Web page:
12. Congregation of the Sisters of Misericorde, Montreal, Quebec Canada
The Congregation of the Sisters of Miseriocorde provided assistance to “unfortunate girls.” Begun by a midwife in 1848, the sisters were trained nurses and midwives, and took vows to serve “poor, single mothers” after giving birth. The sigma that unmarried women suffered when faced with pregnancy or motherhood lasted a lifetime. Many women suffered “irreparable infamy” and could be turned out by family, refused respectable employment, and evicted from their living situation. Essentially there were no options for an unwed mother to care for herself and her baby.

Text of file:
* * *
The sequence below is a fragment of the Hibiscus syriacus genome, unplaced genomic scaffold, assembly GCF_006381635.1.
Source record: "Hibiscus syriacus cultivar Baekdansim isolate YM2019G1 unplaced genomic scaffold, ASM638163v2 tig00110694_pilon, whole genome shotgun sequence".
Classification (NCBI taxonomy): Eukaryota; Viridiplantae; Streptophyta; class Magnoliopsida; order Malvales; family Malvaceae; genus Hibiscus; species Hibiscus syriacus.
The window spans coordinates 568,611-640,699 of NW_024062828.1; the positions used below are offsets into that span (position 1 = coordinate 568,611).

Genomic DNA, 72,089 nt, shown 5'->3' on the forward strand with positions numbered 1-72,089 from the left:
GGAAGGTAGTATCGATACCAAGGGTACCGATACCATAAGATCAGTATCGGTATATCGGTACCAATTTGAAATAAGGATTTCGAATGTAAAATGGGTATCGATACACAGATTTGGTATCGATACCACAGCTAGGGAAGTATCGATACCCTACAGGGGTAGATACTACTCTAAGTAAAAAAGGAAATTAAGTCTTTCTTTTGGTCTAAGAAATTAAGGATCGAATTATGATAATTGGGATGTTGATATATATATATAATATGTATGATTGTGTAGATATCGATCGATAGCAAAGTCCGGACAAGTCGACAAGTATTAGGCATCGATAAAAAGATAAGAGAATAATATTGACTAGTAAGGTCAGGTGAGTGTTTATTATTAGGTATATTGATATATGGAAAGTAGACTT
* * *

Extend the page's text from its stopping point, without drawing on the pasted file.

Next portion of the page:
The Sisters insisted on providing a home, food, and an education for these “fallen women.” In exchange, the women were forced to work long hours washing, drying, and pressing linens for nearby hotels, residents, and even the nuns and priests. As the mothers labored in the laundry, orphaned girls cared for the newborn infants. Once the infants were strong, many were adopted out to respectable families. Due to the discrete nature of the Sisters and what happened in the home, residents of Montreal declared that the nuns were simply promoting promiscuity and “encouraging vice” as they were not making a public example of the inmates.